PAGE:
Sabrina Island: The Little Island That Just Couldn’t

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About a third of the way across the North Atlantic Ocean, from the European side, there is an archipelago owned by Portugal called the Azores. The Azores are roughly 1,643 km/1,021 miles west of Lisbon and all together have a population of about 250,000. One of the islands to be included in the Azores archipelago was Sabrina Island.

The islands themselves were created by volcanic eruptions and because of its location near where three tectonic plates meet, earthquakes are very common in the area. There have been 28 volcanic eruptions recorded in the Azores since the 15th century, about half above water and half below, the last major one occurring in 1957.

In the early months of 1811, there’d been more volcanic activity in the Azores area than usual. On June 10th, 1811, there was a major eruption below the ocean’s surface, causing a cone-shaped chunk of earth to force its way out of the water, its highest point at about 300 feet up and measuring about 700 meters wide. Thick smoke poured off the island for at least a few days.

Seeing the smoke, The HMS Sabrina, an 18-gun Royal Navy sloop, headed for what the crew thought to be smoke signals of distress or a battle. They arrived on June 12th (pictured above).

About a month later, the volcanic activity had calmed down a bit, enough for Captain James Tillard to make his way onto the island, have a look around, plant a flag and claim the island for Britain, naming the island after his ship. (Super original, I know.)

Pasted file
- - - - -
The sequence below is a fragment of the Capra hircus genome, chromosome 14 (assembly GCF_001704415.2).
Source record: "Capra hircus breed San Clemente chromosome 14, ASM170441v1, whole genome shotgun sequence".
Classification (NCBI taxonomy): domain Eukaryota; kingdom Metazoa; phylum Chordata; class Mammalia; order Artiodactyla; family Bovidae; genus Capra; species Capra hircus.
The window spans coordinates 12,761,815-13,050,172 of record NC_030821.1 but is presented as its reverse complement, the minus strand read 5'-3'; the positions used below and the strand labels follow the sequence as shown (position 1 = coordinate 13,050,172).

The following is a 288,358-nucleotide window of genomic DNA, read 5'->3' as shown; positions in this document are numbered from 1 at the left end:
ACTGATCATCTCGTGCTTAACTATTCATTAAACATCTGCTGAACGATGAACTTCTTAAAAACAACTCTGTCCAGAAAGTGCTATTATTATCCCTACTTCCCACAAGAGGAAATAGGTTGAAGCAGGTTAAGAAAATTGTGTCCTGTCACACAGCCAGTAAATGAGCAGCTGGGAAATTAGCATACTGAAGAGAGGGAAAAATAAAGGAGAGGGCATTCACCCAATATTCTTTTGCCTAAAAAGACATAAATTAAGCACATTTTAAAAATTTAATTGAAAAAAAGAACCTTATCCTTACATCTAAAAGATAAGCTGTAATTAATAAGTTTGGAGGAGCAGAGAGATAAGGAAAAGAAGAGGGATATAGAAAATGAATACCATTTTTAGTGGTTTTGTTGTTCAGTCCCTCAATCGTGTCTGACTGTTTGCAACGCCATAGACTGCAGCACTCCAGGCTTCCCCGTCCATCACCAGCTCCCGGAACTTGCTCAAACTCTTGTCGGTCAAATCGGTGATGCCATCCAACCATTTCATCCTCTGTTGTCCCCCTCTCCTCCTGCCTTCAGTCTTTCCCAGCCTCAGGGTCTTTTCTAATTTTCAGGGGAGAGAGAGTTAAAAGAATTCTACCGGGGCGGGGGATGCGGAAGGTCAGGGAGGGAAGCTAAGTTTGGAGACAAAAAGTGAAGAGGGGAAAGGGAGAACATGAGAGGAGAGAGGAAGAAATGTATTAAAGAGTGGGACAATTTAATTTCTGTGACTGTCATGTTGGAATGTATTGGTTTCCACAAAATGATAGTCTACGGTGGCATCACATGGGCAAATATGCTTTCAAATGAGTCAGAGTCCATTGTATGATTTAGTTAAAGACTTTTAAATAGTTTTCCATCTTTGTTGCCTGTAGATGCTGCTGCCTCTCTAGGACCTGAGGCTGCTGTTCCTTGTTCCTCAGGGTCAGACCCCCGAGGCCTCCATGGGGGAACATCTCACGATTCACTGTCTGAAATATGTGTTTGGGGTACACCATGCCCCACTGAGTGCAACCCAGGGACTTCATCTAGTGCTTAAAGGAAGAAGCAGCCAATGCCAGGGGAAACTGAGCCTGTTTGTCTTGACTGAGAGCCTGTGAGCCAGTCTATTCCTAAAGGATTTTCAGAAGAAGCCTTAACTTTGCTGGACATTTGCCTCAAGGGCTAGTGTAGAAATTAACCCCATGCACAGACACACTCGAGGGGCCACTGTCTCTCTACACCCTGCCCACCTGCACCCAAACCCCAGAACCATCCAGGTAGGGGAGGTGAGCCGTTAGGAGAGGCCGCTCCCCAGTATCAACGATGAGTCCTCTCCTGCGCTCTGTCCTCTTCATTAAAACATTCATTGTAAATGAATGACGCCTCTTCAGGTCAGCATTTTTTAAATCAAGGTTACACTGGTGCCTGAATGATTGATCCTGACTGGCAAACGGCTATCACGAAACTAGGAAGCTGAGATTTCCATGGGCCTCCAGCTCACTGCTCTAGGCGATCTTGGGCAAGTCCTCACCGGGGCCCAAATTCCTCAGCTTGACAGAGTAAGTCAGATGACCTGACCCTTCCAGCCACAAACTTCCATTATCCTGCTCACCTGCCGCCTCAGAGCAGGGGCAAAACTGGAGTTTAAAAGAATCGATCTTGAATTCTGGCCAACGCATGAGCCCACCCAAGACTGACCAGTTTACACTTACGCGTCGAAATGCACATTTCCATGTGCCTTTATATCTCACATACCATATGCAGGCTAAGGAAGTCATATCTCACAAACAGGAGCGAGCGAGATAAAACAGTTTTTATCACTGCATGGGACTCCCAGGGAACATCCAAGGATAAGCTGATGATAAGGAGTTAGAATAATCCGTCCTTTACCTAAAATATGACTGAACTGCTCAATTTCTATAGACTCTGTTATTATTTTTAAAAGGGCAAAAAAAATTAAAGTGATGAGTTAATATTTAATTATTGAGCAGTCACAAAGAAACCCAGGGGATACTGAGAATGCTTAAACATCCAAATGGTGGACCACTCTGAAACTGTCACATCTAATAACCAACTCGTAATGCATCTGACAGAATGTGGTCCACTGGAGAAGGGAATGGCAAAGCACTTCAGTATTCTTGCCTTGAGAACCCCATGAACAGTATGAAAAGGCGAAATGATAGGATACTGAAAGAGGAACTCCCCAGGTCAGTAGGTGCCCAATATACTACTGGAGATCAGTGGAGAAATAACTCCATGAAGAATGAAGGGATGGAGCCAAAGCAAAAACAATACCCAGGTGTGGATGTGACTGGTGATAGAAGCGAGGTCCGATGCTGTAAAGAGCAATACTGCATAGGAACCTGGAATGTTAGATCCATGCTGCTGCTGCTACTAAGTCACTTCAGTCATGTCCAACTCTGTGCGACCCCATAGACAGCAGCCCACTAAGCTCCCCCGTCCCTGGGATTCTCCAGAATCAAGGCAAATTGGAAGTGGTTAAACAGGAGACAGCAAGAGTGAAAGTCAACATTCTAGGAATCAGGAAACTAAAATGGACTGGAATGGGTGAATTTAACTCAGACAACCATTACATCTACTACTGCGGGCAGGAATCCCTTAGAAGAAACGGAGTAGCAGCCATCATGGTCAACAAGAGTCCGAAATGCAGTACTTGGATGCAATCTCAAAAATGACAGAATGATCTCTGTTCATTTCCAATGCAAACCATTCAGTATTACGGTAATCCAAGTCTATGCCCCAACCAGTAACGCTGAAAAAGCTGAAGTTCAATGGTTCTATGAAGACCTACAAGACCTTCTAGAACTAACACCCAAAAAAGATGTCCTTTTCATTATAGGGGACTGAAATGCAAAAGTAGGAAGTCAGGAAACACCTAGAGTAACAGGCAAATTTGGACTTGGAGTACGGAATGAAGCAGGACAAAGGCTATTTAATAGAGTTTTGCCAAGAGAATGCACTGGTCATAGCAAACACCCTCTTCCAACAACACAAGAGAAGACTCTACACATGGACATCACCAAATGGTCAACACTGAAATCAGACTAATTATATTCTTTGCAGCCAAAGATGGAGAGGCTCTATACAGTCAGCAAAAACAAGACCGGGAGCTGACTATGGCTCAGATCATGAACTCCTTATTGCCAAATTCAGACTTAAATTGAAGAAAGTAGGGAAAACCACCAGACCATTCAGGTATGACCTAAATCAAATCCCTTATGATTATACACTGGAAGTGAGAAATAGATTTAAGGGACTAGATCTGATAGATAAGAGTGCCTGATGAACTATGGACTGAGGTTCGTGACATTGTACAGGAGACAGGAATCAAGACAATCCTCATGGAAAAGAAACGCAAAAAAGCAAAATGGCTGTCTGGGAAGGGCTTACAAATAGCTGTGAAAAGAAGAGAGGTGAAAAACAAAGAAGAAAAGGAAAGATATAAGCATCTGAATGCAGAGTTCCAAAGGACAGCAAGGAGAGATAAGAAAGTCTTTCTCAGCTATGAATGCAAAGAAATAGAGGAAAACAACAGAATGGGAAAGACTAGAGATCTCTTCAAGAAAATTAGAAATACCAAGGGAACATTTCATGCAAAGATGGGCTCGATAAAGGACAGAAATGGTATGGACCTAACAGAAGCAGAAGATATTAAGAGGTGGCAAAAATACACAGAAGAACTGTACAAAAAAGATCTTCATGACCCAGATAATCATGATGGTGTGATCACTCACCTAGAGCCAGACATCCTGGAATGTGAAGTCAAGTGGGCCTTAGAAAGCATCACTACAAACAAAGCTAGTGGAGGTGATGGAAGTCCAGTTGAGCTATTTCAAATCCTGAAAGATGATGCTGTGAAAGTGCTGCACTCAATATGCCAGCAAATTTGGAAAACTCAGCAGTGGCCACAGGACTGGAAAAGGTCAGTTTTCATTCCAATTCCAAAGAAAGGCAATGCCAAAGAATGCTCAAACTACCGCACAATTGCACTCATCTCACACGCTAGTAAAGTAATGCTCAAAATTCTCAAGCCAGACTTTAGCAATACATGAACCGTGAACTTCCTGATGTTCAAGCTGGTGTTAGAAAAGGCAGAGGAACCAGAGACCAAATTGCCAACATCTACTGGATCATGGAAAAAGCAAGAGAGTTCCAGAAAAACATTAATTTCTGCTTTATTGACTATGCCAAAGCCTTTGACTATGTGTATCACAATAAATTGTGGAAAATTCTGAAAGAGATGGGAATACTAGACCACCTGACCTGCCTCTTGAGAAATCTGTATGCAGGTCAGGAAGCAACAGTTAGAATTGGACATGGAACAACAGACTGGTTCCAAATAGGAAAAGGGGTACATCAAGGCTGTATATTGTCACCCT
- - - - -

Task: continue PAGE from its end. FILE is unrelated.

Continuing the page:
Understandably, the Portuguese weren’t too impressed. The Azores archipelago was Portugal’s territory and Sabrina Island was very close to the largest and most populated Azores island, São Miguel. Portugal and Britain were allies against France at the time (Napoleon was causing something of a hubbub in Europe during this time), making the whole situation incredibly uncomfortable for everyone.

Not that the island was that impressive. It was barren, covered in cinders and ash and made banging sounds that the Sabrina crew compared to gunfire.

However, the disagreement between allies ended suddenly a few months later when the island crumbled back into the sea, possibly due to an earthquake, another volcanic eruption or just the wearing away of the ocean currents.


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Written by

Jillianne Hamilton is a history enthusiast, author, graphic designer, paper crafter and artist living on Canada's beautiful east coast.

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